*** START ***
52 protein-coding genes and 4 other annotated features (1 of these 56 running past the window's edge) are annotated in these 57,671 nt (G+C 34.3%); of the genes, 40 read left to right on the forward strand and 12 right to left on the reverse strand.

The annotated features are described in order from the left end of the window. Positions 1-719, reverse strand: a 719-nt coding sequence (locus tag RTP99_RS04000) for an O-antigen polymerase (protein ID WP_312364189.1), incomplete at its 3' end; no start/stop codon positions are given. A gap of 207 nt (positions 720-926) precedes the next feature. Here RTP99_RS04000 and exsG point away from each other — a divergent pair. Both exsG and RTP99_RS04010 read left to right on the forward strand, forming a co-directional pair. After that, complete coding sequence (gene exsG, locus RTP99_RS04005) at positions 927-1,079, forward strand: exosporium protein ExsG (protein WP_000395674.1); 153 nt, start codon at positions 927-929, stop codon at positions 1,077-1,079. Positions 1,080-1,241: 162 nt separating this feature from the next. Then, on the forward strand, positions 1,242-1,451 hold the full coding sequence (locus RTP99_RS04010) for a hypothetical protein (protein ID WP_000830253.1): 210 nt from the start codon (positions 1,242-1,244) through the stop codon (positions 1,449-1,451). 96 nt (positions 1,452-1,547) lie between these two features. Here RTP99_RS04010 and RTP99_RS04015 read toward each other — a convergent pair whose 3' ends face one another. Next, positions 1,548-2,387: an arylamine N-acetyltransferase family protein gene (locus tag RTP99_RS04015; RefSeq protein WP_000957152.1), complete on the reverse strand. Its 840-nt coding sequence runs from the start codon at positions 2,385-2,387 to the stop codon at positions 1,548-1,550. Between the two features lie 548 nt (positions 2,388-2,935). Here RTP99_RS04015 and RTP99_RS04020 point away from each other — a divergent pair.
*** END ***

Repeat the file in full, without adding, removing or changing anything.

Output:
52 protein-coding genes and 4 other annotated features (1 of these 56 running past the window's edge) are annotated in these 57,671 nt (G+C 34.3%); of the genes, 40 read left to right on the forward strand and 12 right to left on the reverse strand.

The annotated features are described in order from the left end of the window. Positions 1-719, reverse strand: a 719-nt coding sequence (locus tag RTP99_RS04000) for an O-antigen polymerase (protein ID WP_312364189.1), incomplete at its 3' end; no start/stop codon positions are given. A gap of 207 nt (positions 720-926) precedes the next feature. Here RTP99_RS04000 and exsG point away from each other — a divergent pair. Both exsG and RTP99_RS04010 read left to right on the forward strand, forming a co-directional pair. After that, complete coding sequence (gene exsG, locus RTP99_RS04005) at positions 927-1,079, forward strand: exosporium protein ExsG (protein WP_000395674.1); 153 nt, start codon at positions 927-929, stop codon at positions 1,077-1,079. Positions 1,080-1,241: 162 nt separating this feature from the next. Then, on the forward strand, positions 1,242-1,451 hold the full coding sequence (locus RTP99_RS04010) for a hypothetical protein (protein ID WP_000830253.1): 210 nt from the start codon (positions 1,242-1,244) through the stop codon (positions 1,449-1,451). 96 nt (positions 1,452-1,547) lie between these two features. Here RTP99_RS04010 and RTP99_RS04015 read toward each other — a convergent pair whose 3' ends face one another. Next, positions 1,548-2,387: an arylamine N-acetyltransferase family protein gene (locus tag RTP99_RS04015; RefSeq protein WP_000957152.1), complete on the reverse strand. Its 840-nt coding sequence runs from the start codon at positions 2,385-2,387 to the stop codon at positions 1,548-1,550. Between the two features lie 548 nt (positions 2,388-2,935). Here RTP99_RS04015 and RTP99_RS04020 point away from each other — a divergent pair.